2. Keeping Information to Yourself

Knowledge sharing is critical to business success. It equips employees with what they need to make educated decisions, set reachable goals, and work effectively as a team.

As important as communication is in the workplace, it’s apparently lacking. One study found that 91% of employees said their leaders lack communication skills.

Failing to share information with employees guarantees their knowledge stays limited. That also means their creative capabilities are limited, too. Without access to important business knowledge, your employees might struggle to collaborate, perform redundant work, and (you guessed it) fail to grow as leaders.

If you’re worried about exposing things like trade secrets, ask your workers to sign a confidentiality agreement.

3. Being Quick to Take Credit and Pass Blame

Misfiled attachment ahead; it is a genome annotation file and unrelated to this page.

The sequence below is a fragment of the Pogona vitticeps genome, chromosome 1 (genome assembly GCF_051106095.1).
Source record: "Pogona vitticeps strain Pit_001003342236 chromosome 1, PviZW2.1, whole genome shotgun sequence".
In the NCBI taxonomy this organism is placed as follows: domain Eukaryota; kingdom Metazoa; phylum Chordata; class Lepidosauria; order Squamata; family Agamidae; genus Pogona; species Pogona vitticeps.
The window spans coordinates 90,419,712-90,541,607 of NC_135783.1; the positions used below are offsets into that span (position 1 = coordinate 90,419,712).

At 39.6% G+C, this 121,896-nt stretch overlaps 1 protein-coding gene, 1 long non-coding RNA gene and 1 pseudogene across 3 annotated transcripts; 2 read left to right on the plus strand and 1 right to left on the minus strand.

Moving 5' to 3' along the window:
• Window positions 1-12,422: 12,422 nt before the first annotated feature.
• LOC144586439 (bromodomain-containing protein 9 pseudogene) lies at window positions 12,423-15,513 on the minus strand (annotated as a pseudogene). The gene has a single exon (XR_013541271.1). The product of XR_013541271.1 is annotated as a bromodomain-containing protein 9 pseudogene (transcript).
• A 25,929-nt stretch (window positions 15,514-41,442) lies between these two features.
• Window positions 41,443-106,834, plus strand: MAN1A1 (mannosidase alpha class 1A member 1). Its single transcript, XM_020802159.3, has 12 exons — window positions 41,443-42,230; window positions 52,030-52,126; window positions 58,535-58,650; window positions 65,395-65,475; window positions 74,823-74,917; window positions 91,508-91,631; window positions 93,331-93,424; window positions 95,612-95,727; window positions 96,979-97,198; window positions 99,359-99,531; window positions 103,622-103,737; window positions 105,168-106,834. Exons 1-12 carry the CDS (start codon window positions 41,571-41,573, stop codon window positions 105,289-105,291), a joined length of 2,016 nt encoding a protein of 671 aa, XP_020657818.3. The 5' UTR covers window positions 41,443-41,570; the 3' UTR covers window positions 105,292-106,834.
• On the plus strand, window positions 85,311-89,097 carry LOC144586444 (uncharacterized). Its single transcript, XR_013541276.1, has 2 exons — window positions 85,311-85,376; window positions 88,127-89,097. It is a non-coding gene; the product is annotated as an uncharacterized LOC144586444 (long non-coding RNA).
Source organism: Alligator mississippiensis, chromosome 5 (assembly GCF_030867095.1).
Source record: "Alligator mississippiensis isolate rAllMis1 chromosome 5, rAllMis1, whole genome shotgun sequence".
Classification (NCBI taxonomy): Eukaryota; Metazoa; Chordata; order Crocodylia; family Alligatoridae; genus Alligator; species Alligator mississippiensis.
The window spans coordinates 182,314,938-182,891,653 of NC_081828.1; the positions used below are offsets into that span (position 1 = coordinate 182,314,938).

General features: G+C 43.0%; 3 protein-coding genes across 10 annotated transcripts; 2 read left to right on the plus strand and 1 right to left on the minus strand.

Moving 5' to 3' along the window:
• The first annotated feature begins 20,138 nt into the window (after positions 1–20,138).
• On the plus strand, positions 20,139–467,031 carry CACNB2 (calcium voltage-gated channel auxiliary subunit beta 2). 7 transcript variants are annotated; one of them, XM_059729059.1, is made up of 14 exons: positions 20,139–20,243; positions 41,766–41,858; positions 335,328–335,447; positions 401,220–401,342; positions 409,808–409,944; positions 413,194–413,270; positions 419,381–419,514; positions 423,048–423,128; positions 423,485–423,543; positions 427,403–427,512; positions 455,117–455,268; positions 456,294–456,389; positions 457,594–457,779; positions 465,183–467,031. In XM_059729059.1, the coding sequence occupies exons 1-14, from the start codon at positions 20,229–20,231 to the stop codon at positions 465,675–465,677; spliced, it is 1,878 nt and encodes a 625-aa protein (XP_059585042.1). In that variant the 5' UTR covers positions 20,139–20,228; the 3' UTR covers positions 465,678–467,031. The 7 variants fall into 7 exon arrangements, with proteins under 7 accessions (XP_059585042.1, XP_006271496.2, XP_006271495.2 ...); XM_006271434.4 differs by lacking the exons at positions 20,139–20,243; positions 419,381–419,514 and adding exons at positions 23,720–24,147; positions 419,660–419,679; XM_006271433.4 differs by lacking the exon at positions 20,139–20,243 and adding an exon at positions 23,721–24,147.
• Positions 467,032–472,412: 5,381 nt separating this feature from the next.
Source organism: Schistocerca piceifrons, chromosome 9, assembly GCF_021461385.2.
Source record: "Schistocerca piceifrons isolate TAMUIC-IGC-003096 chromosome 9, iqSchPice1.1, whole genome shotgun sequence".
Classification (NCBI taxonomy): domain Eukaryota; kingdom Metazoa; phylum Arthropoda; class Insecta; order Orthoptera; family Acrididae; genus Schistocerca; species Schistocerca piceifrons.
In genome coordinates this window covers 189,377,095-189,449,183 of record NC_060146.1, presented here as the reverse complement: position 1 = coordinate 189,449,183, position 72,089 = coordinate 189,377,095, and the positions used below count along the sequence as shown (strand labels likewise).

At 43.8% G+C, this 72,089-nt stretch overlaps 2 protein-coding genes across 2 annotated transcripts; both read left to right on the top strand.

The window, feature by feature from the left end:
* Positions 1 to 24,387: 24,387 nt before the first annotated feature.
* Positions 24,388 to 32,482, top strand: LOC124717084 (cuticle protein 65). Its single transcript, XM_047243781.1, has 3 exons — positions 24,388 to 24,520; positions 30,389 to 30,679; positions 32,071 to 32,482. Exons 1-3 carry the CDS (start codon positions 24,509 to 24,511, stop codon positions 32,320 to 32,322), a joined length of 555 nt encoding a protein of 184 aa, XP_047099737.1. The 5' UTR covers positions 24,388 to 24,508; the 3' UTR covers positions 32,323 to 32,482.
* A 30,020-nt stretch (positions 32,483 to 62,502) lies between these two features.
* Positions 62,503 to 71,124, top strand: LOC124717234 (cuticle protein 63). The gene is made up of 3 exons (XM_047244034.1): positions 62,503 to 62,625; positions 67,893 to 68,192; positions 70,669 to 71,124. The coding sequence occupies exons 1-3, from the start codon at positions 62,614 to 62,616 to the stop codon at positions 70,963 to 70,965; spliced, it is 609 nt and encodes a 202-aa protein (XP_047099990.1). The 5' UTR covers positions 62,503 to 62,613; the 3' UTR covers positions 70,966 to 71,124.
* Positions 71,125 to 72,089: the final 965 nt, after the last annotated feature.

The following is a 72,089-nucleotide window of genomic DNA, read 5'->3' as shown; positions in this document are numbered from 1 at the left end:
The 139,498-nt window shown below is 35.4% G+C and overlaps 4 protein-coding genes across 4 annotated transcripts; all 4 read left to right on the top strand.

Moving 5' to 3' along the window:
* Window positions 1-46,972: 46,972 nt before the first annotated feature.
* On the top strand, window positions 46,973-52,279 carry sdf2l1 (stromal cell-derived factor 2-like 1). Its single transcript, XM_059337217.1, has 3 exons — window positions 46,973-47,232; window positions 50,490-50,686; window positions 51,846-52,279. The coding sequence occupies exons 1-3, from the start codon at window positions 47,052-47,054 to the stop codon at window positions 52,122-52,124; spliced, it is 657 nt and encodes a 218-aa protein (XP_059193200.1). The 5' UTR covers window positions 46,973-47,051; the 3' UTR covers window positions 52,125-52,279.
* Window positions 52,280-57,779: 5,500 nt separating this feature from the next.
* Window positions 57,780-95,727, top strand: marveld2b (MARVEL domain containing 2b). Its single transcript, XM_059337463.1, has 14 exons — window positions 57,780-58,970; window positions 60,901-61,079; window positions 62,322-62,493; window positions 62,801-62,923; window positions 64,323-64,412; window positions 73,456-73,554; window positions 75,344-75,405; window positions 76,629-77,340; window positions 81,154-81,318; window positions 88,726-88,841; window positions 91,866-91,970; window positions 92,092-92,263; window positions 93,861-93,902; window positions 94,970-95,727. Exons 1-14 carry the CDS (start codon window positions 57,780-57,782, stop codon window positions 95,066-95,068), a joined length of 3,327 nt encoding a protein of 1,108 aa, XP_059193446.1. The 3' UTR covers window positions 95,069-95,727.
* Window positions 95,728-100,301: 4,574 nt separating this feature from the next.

If you want to tear leaders down in your business, be quick to take credit for great ideas and pass the blame for bad ones.

Sixty-three percent of employees said that their leaders don’t recognize their ideas. And, 47% went so far as to say their leaders took credit for their ideas!

Again, building up leaders in your business requires you to act as an example. What kind of example takes credit for their team’s hard work?

To avoid this toxic faux pas, give credit and constructive criticism to your workers. Show your employees you appreciate their strengths and help them improve their weaknesses. That’s how a leader is born!

Read this article Business2Community.com


The Perfect Leadership Quote from Mr. Rogers

The brilliant Mr. Rogers is captured in the new Tom Hanks film A Beautiful Day in the Neighborhood. In 7 words, the late icon showed smart leadership

The new Tom Hanks’ movie A Beautiful Day in the Neighborhood captures the spirit of children’s icon Mr. Rogers. Fred Rogers died a decade and a half ago, but his lessons are still relevant. In fact, they go well beyond parenting and child guidance. They can improve your business leadership.